Strategy & Marketing

How Strategic Reading Can Transform Your Career

This photo is the stack of books next to my desk I need to read. It’s big, but it’s not random. My dad used to read even more than me, but WHAT he read were random books. Books his friends recommended. Others he found on sale. Books he stumbled upon. On the other hand, I read strategically. I believe to maximize your time, and increase your knowledge, you need a strategic plan for reading. Here’s what I mean:

1. Start by focusing on books that deal with issues you’re struggling with right now.  When I’m writing my own books, I collect everything I can find on that subject, and immerse myself in it. When I have a speaking engagement, I isolate the books in my library on that particularly subject. I want to learn information that helps me with challenges I’m dealing with today.

2. Save the leisure reading for the beach.  I’m a huge fan of leisure reading – but I hold those books for times when I actually have “leisure.” When I try to read a new novel in the middle of a big project, or when I’m stressed out, it’s a waste of time. But on a plane, I have all the time in the world. Nearly every summer our family spends time at Donner Lake, near Lake Tahoe. I save a stack of leisure books for that trip, because I can relax and really enjoy them. Last summer I read “Unbroken” by the lake and enjoyed it enormously.

3. Underline. If you really want to learn, become an obsessive underliner. Don’t be afraid to write in your books. Write notes in the margins. Circle great quotes. Dog-ear pages. You need to use that book as a resource, not a museum piece.

4. Be organized.  A library is nice, but if you’re a professional, you need a WORKING library. You need to know where specific books are on the shelves, and make them easy to find. You don’t need an elaborate file system or barcode reader, but if you want to be productive, take the time to organize the books in your collection.

5. Re-read.  In the photo, you’ll see a number of books I’ve already read, but I pulled to read again. Memories fade, and we need to keep immersing ourselves in great ideas. Just because you finish reading a book doesn’t mean you’re done. Keep it handy and check on it from time to time. Your diligence will be rewarded.

6. Finally, don’t be afraid to toss it.  There are plenty of books I begin, but quickly realize it’s nothing new or particularly insightful. Don’t listen to the inner taskmaster who says, “You paid for it, so you need to finish it.”  If you’re not captivated within a chapter or two, set it aside and grab something else. Perhaps you’ll come back later, but most likely, you’ll leave it for good. And that’s OK.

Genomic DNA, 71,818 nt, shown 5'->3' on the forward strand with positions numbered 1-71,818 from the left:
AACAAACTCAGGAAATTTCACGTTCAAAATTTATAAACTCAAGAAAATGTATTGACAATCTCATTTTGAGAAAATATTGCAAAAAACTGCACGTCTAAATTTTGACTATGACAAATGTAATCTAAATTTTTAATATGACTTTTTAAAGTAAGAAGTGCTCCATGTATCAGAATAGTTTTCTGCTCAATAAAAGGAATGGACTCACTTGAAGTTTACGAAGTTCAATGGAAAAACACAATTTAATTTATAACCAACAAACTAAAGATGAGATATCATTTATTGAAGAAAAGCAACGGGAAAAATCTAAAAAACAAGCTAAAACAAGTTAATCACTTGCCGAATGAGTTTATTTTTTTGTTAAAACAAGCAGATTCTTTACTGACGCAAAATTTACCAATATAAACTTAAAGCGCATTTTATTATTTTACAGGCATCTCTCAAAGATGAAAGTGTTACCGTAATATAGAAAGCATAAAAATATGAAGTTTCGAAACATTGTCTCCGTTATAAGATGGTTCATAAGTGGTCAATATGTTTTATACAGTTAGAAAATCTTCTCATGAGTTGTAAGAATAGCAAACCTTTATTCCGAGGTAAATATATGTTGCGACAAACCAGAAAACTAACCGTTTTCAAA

Reading is informative, and certainly fun, but it shouldn’t be random. Develop a strategic reading plan because when it comes to personal growth, we never stop. As the legendary artist Michelangelo said late in his life: “I am still learning.”

Any other tips we should consider?

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12 Comments

  1. Read for style/wordsmithIing as well as content. The value of the leisure/recreational reading should be to also hone our skills as communicators and story tellers.

    Well crafted stories are an education in themselves.

    And I agree with Chad: please post your reading list occasionally. Always benefit all to know what others are reading.

  2. good words. My stack is about 25 deep. I have the exact same metal book shelves in my garage for those that don’t fit into the house.

  3. Just thought of a new app for the iPad… a strategic viewing app for movies. We can add reel change markers wherever we want to remember sections. We can add colour dyes (like highlighters) over sections. We can type text over parts of it and add voice comments. Now you can watch your movies strategically! Just imagine Ben Hur strategically annotated.

    No, I don’t like the idea of abusing books to be honest. We brought our kids up teaching them not to abuse books, as we were too. When I look at people who mark up their Bibles I wonder if they see anything new. When reading the Scriptures their eye will be taken to their last thought or annotation. Seeing something new is more difficult. The annotations can obfuscate the message.

    And, yes, I do have a reading bookcase and only manage maybe 40-60 or so books per year. Some are strategic and some are serendipitous. If we are targeting strategic all the time then we are cutting a path rather than allowing our Father to guide.

    So, i never annotate physical books. Ever. I am reading a book as a resource to a film I’m making later in the year or early next year. I have two copies. One the paper variety which I read and enjoy. The other a kindle copy which I annotate with notes, coloured markers and labels.

    1. An interesting perspective for sure Richard. Love the movie app idea… And your thought about not underlining your Bible is interesting, but I don’t think you’ll find many pastors who would agree… 🙂
      Either way – thanks for making us think!

      1. Evangelical pastors for sure. Other confessions and denominations not necessarily. But then that has made a statement about the modernist culture of Evangelicalism. I grew up in that culture and still, within some contexts, call myself an Evangelical.

        I’m reading Rodney Stark’s ‘How the West won: The Neglected Story of the Triumph of Modernity’ (http://www.amazon.com/How-West-Won-Neglected-Modernity/dp/1610170857) right now. Strategic reading fits within some of what he is suggesting.

  4. Great article! I Needed some guidance in this matter. Oh, and regarding point 6, thanks cause I don’t feel guilty anymore! 🙂

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